I know you've already heard it.
My RPGMaker game is different. If only you'd give it a chance. If only you'd give it a shot.
Yeah, buddy. I'll give you a shot alright. A shot right into the trash bin.
I understand the line of thinking.
Not only won't I blame you, but I can't blame you. Any dev would be lying to themselves if they didn't admit that there is a horribly negative connotation when the words RPG and Maker are used in conjunction. And they'd be lying further if they tried to pretend that it wasn't for good reason. So I get the harsh words, but I'm used to it. Your contempt is only about to grow anyways. Because I'm a first time dev. And I decided to put my game, Tumbling Apart, on Greenlight.
But truth is, I've learned a lot in this maiden voyage of game design, and I owe it to this hated little engine. Because it was the only one that prodded me into taking the jump. I suspect that I'm not alone, and perhaps we should reconsider our stance on the engine as a result.
I've been a gamer all my life and I'm 30 now. Over time, the desire to produce something rather than consume took hold within me. Problem is, I'm self taught, and could never find a launching point. I had self-doubt. And I'm 100% certain that many would-be devs are in this exact situation right now. But I got lucky, because one day I hear on some forum about this super underrated game developed by Kan Gao and I pick it up because it's only like five bucks.
And then it happens. I'm blown away by this little gem of a title called To the Moon. I'm inspired to actually make the leap into game dev.
To the Moon is this beautiful game with this incredible story that's just screaming to be heard, and it's one of the best games I've ever played. And get this... it's done on an insanely simple game engine. No, I wasn't actively developing games at this point, but I knew that much just by the looks of it. Kan Gao had a story to tell, and the platform (engine) he was using was absurdly straightforward. It was like the story just shined through and the engine was an afterthought. I decided that day I would try my damnedest to do the same thing as Kan.
To the Moon was the seed in my journey of game development. RPGMaker became the water that gave it life. And if a game engine succeeds in getting new people into the industry, I can't in good faith pass it off as trash.
It's been demonstrated with Kan Gao's work, and I tried to follow his model with Tumbling Apart. First and foremost, Tumbling Apart is a game that's driven by the narrative. Tough sell, I know. But I think the engine suits itself best for that genre of game. Imagine Life is Strange, To the Moon, and Butterfly Effect getting together and making a baby. Ignoring the unpleasant logistics of visualizing such an act, it's probably the most straightforward illustration.
Without going into detail, Tumbling Apart is a game of one man's guilt over the harrowing fate that has befallen his sister, and his desperate trek across time to fix it. If you're interested, check out the demo. Early impressions have been positive, such as this one by Orange Bison.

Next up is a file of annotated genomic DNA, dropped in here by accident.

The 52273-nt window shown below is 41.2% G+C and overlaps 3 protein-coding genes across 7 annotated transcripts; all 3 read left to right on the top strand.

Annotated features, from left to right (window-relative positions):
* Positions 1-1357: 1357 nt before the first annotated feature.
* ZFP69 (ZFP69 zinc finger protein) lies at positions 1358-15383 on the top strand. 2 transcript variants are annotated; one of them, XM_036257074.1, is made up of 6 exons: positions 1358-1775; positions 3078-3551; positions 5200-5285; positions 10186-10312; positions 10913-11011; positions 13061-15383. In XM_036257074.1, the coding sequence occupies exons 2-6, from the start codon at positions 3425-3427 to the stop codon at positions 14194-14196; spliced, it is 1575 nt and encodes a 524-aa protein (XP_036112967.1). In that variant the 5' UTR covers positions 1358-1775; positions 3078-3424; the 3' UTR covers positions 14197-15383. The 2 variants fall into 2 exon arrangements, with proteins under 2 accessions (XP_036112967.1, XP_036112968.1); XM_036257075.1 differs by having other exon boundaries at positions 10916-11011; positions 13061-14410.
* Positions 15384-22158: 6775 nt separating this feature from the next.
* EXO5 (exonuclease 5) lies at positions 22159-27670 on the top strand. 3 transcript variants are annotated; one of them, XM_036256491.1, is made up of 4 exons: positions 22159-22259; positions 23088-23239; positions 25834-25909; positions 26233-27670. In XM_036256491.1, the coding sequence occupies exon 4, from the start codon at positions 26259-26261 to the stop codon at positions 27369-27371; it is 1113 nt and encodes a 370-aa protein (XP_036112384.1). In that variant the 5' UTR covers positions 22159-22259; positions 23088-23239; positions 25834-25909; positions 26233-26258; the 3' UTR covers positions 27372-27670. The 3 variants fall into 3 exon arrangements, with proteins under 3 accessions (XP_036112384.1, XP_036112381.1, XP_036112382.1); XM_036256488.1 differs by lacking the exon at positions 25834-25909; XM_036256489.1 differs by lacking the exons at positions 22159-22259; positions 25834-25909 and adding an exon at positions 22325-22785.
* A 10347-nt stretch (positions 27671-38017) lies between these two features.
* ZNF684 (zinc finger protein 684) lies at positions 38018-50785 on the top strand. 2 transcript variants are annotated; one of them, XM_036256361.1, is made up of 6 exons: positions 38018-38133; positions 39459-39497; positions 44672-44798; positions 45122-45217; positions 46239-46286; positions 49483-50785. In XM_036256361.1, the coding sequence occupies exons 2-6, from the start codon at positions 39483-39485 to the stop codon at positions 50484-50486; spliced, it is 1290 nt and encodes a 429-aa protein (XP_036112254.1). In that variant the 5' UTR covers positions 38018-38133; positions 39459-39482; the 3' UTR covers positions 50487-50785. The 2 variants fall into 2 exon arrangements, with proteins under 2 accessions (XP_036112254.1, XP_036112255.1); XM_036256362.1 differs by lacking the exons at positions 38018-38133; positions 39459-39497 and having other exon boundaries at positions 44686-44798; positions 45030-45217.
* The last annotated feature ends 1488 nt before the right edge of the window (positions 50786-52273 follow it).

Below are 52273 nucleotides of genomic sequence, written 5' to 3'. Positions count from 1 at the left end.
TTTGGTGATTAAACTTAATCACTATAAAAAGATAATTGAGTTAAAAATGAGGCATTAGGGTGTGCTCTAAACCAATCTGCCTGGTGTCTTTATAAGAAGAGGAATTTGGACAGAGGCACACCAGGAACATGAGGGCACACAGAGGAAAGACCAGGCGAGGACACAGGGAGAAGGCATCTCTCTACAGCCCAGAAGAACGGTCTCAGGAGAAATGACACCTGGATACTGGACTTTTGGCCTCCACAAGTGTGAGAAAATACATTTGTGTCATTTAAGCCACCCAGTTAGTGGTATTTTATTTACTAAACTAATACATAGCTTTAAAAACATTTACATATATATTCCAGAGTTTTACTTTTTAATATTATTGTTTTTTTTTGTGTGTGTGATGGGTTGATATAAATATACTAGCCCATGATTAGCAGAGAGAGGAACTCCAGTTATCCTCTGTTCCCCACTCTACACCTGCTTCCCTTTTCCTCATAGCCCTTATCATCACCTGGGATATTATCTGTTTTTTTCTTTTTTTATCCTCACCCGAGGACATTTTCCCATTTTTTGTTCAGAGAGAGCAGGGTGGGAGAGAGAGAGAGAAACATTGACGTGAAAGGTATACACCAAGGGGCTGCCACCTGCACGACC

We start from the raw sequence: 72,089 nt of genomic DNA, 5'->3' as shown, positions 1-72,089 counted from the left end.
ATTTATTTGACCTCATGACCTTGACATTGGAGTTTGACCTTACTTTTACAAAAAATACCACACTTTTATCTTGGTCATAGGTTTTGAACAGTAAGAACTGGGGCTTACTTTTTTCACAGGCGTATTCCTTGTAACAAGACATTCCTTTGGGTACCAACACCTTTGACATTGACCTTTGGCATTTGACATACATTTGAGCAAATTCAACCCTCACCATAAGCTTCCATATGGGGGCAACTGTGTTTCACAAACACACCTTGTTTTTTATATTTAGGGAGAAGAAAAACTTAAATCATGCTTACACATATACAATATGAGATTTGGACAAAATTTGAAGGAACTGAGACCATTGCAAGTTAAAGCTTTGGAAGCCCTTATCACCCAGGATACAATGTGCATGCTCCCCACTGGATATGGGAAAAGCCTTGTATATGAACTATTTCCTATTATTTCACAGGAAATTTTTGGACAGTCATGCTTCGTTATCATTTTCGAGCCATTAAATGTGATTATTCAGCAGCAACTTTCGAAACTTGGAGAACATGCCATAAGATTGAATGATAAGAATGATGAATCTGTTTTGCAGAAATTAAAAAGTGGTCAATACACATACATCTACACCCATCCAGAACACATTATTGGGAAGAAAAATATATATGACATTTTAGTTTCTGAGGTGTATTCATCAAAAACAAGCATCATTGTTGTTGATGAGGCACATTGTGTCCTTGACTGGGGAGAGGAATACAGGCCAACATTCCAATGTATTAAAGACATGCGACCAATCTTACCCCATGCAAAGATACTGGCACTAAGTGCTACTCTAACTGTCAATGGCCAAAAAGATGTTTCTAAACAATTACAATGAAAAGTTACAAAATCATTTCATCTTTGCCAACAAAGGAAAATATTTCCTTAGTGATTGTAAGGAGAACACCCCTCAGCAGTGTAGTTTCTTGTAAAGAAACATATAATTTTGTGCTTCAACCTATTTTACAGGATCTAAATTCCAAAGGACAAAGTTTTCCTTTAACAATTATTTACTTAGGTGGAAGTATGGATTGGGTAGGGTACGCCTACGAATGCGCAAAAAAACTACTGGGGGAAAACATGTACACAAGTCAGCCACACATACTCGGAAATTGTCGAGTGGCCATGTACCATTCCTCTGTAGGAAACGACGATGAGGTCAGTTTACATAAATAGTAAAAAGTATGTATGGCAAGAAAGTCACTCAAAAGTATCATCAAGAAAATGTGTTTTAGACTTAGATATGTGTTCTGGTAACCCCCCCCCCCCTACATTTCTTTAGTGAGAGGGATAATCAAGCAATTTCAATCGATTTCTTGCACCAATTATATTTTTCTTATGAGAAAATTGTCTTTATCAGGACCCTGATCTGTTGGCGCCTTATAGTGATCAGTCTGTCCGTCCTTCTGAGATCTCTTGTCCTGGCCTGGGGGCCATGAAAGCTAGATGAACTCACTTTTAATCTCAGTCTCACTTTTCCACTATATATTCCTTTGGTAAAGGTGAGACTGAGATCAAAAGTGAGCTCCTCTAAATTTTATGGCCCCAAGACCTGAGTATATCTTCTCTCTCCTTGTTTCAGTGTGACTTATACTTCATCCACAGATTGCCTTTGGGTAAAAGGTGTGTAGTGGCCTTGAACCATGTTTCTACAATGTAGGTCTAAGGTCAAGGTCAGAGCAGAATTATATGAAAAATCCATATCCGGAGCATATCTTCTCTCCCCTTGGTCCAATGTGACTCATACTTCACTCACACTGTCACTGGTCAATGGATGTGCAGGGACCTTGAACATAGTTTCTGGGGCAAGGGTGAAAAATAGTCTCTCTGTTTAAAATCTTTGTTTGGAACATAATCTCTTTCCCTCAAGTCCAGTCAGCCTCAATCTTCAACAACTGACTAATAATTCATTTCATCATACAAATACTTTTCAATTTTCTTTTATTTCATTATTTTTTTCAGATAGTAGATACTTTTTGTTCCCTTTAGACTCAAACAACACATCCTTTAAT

There's measures I've taken to try and differentiate it from the pack and help immerse the player in Isaac's journey. Pretty parallaxes, engaging music, and thousands of hand drawn animations. I hope to pick up a dedicated artist along the way, and Philip Aldous, a tremendous composer, is working on some piano based music that will pull you down into the dark recesses of Isaac's mind.
Polish still needs to take place behind the scenes- we rushed to Greenlight- what with Valve doing away with the service and all, but the foundation is solid. I also hope to have a trailer with some music from Philip that more accurately portrays what you can expect from it in the coming weeks.
Above all, I want this game to stick with you for long after you play it. To me, that's the mark of a successful game. And I believe it can be done (and done effectively) on an engine like RPGMaker. Will Tumbling Apart be Greenlit? That depends on if a first-time dev using this maligned tool can convince a legion of jaded gamers to trust him- that the story will be worth it.
Absolutely. Anyone who's starting from scratch but may not have the option of formal education will quickly realize that it's one of the easiest engines to learn as you go, yet offers some plasticity if you want to customize. The number one reason new developers fail is because they don't complete projects. RPG Maker assists with diving into the meat and potatoes of design without becoming disheartened and giving up.
What the engine teaches to beginners is: you can do it.
I'm familiar with the struggles and fears burgeoning developers encounter. Above all, don't be intimidated. The blank canvas can be overwhelming, even more-so for newcomers. Don't get bogged down by thinking, "I've got to learn C++ completely."
No, you don't, and you're only shooting yourself in the foot with that mindset.
Kurt Vonnegut didn't start his career with Slaughterhouse-Five, and you always learn faster with training wheels. There's an excellent article by Connor ORT Linning (lead designer of Towards the Pantheon, a recently Greenlit game) entitled "Game Development and Archaic Elitism" that I recommend all would-be developers read.
Finally, to all those reading, have a lovely day.